Outfitting and decorating children’s spaces can cost a small fortune…but it doesn’t have to! Today I have rounded up inspiring photos of real kids rooms put together with more style and creativity than cash. These families have used cool vintage furniture and hand-me-downs to great effect, and are masters at the art of finding new uses for old things. Let’s take a look…
This room in Swedish photographer Mari Eriksson’s home is a great example of what can be accomplished with a little resourcefulness. Small tables and chairs can often be found at yard sales and vintage shops: if it’s a tacky color, just paint it! In fact, if you end up getting a bunch of mismatched little pieces of wood furniture, just set aside a day to have a painting party and paint everything the same color. Cheery tin canisters like the ones on top of the cabinet can often be had for mere pennies at junk shops, and they are perfect for storing toys with small pieces or for crafting supplies. And notice the art hung on the wall? It’s a string simply pinned to the wall with clothespins to hang the artwork.
As an alternative to the string, you could use something like Tracy did: it’s a cable system (you can get a similar one from IKEA) that you attach to your wall. I like how she has hung several rows on a blank wall to create a mini art gallery
Old wooden crates like the one Mari has used on the bottom shelf here are easy to find, and they make fantastic containers for bigger toys like blocks, train sets, and legos.
In Esther’s home in the Netherlands, an old trunk becomes a table perfect for tea parties and drawing, and has the bonus of providing ample storage space inside. The gondola was also a vintage find (love that!).
Later, Esther turned the same trunk on its side, filled it with soft pillows and blankets and turned it into a cozy reading nook/hideout – total genius! If I were doing this with younger kids in the house, I would remove the trunk lid so little fingers and heads don’t get bonked.
Danish blogger, potter, and children’s clothes designer Mette has used a small IKEA table in lieu of a traditional changing table, with a comfy changing pad on top and diapers and wipes in little baskets below. Also, if you look to the top of the big white cabinet, you will notice two little birdcages: filled with white twinkle lights, each one becomes a soothing nightlight. Mette and her children call them “fireflies”!
This sturdy vintage high chair has found new life as a doll’s high chair in the play kitchen of Nathalie Bearben’s daughter Kennedy.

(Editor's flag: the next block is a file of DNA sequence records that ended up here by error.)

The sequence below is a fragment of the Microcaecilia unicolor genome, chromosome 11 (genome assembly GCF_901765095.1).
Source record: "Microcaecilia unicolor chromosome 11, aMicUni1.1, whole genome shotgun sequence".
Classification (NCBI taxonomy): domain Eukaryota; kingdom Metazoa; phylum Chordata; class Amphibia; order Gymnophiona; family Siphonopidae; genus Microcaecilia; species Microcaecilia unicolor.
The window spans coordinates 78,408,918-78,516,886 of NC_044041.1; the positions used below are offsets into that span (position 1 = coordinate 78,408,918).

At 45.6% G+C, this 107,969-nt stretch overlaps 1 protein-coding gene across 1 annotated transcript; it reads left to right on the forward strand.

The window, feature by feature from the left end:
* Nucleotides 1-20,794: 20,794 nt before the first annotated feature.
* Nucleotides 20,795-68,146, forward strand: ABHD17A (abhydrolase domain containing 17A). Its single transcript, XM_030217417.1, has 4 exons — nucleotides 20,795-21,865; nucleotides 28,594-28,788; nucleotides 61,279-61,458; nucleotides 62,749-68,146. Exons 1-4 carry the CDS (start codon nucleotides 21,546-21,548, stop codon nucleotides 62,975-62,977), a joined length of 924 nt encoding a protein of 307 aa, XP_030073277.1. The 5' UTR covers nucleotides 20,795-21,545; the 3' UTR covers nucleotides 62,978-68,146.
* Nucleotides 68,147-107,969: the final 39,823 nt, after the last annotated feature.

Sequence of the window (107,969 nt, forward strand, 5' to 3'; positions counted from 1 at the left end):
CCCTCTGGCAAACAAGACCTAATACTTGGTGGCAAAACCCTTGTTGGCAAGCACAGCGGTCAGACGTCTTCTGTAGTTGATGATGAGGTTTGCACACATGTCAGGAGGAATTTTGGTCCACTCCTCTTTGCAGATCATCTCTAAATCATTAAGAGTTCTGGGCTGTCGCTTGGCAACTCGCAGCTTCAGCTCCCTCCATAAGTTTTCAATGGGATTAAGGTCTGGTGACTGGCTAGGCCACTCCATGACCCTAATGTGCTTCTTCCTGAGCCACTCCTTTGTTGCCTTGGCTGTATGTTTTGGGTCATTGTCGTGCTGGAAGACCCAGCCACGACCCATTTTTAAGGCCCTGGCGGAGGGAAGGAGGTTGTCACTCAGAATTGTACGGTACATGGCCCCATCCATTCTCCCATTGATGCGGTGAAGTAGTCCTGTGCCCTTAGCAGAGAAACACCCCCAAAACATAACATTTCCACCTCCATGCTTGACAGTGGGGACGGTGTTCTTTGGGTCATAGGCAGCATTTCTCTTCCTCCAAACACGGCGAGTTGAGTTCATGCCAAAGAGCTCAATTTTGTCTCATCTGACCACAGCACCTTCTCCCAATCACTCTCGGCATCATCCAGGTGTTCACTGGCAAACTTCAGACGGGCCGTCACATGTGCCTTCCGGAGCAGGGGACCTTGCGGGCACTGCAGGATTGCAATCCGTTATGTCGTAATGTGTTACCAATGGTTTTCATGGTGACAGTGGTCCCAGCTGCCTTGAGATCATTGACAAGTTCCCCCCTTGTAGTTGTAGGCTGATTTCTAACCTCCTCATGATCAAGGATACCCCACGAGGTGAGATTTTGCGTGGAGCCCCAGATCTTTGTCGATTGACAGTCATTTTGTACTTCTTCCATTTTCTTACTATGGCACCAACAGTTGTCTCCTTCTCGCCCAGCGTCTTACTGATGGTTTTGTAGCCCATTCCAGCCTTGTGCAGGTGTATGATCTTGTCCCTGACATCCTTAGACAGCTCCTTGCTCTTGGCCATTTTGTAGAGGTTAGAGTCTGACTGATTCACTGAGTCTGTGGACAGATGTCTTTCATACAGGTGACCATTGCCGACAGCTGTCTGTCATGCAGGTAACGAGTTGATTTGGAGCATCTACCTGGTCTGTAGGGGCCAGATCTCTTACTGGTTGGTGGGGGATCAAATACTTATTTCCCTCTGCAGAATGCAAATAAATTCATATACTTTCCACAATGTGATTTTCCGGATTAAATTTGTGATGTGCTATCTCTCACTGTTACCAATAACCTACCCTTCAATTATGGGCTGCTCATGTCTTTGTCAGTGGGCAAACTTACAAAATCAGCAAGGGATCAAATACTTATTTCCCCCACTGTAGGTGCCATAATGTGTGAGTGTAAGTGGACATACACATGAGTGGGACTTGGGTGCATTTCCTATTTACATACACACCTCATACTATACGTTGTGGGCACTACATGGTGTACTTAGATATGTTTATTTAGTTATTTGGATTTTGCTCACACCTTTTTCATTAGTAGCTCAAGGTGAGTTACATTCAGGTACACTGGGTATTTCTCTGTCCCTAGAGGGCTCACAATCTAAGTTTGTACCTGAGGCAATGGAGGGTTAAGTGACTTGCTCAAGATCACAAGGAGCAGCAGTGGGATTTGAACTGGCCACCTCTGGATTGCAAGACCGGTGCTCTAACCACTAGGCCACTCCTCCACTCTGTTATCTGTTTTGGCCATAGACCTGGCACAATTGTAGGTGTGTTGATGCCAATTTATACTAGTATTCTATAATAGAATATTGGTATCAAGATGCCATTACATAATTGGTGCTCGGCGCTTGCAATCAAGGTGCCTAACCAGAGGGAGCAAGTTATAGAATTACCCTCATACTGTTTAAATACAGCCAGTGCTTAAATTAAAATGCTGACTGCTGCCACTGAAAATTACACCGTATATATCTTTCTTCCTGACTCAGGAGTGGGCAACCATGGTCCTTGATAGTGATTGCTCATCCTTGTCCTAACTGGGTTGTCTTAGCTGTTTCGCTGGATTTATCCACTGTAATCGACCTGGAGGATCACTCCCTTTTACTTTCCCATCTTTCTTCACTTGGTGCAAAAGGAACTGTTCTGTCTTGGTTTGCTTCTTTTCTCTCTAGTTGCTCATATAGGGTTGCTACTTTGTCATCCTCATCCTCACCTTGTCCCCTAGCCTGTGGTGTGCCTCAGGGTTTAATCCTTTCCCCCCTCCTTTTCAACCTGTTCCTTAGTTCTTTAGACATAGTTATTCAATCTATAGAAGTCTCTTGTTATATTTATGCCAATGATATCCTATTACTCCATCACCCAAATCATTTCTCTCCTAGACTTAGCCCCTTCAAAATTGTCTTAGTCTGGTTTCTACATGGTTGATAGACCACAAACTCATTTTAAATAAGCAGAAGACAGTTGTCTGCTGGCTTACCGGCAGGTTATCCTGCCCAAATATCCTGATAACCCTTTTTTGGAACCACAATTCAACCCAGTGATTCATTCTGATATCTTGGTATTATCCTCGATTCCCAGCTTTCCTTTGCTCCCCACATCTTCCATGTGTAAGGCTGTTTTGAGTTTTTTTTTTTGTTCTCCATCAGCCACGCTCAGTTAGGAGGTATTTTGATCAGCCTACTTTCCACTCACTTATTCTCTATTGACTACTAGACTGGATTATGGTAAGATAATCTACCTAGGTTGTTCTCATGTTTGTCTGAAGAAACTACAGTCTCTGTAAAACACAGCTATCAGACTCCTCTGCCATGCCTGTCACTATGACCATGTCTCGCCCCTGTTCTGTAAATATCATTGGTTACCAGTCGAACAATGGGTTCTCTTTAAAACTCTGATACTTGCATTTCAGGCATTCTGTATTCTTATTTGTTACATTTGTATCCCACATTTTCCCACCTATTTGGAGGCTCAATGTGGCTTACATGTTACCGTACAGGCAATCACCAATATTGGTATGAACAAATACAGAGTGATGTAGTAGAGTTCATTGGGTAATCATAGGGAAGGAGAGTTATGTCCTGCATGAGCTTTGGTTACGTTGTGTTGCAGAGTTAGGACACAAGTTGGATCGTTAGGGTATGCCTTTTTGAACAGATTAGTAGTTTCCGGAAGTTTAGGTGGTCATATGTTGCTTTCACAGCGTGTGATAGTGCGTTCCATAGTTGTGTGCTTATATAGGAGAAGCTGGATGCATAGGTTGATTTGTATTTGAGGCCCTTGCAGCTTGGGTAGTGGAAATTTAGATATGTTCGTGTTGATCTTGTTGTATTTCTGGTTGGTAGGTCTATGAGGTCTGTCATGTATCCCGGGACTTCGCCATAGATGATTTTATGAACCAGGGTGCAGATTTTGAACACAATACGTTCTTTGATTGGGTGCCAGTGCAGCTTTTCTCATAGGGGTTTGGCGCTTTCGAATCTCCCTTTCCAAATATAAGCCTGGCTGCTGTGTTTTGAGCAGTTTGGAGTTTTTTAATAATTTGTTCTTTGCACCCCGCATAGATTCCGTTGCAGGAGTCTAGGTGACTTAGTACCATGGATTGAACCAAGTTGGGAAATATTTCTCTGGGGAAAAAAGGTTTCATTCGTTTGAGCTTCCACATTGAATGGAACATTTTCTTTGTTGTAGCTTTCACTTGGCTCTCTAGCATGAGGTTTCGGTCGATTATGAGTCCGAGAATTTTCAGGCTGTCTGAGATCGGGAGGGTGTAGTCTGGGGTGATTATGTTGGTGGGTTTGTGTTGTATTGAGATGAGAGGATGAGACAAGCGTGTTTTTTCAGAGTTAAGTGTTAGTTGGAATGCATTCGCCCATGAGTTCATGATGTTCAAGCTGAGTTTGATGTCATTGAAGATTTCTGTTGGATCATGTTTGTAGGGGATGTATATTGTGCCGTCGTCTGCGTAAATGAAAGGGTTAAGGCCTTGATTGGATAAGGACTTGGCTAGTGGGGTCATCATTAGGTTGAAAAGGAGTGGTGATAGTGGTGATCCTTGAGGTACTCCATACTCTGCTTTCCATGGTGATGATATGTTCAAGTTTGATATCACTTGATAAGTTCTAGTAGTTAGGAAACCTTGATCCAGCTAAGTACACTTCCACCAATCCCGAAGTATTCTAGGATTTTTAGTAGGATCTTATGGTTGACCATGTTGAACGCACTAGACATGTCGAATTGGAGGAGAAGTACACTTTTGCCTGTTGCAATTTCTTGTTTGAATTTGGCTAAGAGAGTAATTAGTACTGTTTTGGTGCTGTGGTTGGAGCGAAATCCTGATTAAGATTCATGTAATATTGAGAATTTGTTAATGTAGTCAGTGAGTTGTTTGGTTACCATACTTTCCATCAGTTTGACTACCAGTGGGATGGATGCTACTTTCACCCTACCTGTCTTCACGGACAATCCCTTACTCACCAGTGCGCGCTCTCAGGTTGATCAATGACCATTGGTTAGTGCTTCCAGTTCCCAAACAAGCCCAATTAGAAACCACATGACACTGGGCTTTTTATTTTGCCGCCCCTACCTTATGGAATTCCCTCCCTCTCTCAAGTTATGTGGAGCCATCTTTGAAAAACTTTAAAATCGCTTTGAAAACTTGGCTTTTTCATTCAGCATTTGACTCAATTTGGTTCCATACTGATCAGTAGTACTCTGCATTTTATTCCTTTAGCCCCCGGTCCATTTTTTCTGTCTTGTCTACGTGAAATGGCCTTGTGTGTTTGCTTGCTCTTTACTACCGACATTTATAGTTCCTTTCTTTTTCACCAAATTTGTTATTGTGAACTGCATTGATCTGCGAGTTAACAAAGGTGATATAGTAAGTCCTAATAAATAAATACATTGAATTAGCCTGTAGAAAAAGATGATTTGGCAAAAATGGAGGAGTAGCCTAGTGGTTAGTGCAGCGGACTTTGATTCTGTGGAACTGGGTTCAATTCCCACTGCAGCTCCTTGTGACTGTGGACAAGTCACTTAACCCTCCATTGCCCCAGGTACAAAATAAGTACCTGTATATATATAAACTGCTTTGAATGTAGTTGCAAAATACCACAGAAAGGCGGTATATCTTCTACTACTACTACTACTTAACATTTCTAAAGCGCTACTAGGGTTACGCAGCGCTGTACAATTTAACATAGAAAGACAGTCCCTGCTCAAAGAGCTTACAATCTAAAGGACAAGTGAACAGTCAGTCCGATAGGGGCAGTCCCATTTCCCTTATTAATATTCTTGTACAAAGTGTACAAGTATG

The ever-inspiring Amanda Soule of Soule Mama found this armoire on the side of the road! She used vintage fabric to cover the missing panes (just tacked to the inside), and now it hides a wealth of arts & crafts supplies behind those doors.
In another corner of Amanda’s home, she used a bit more of the same vintage fabric to dress up an old pin-board.
Crafter and Blogger Melissa used a “Bob the Builder” play tent as a pattern, and constructed this one from a fabric she loved.
I love this idea from Amanda Soule for its utter simplicity: take scraps of pretty fabric, clamp into old embroidery hoops, and hang in a cluster for instant wall art with homespun charm.
Not sure where to put that? Get a basket! Amanda once again shows us how it’s done (photos above and below). Baskets for books, baskets for play food. One for pillows and blankies, one to cart out to the yard. Well-crafted baskets can be pricey, but they last forever and they’re endlessly useful. Alternatively, there are lots of good options at stores like IKEA, and they turn up often at thrift stores and yard sales as well.
To recap, here are some tips & tricks to help you pull together a warm, inviting child’s space without breaking the bank:
1. Pick up mismatched children’s furniture at yard sales and vintage shops, and paint it all the same color to create a cohesive look.
2. Cheerful vintage canisters and tins make excellent storage for small toys & art supplies.
3. String up your own art wire to make a rotating gallery instead of spending money on frames.
4. Look at old things with new eyes: Can that trunk be turned into a table? Can you save that fruit crate and use it to store blocks?
5. Freshen things up with fabric you love: Cover a boring corkboard, rescue a vintage armoire with missing panes, or create inexpensive wall art.
6. When in doubt, get a basket
All photos in this article © the individuals cited in this post, and were found via Cookie Magazine’s Nesting Blog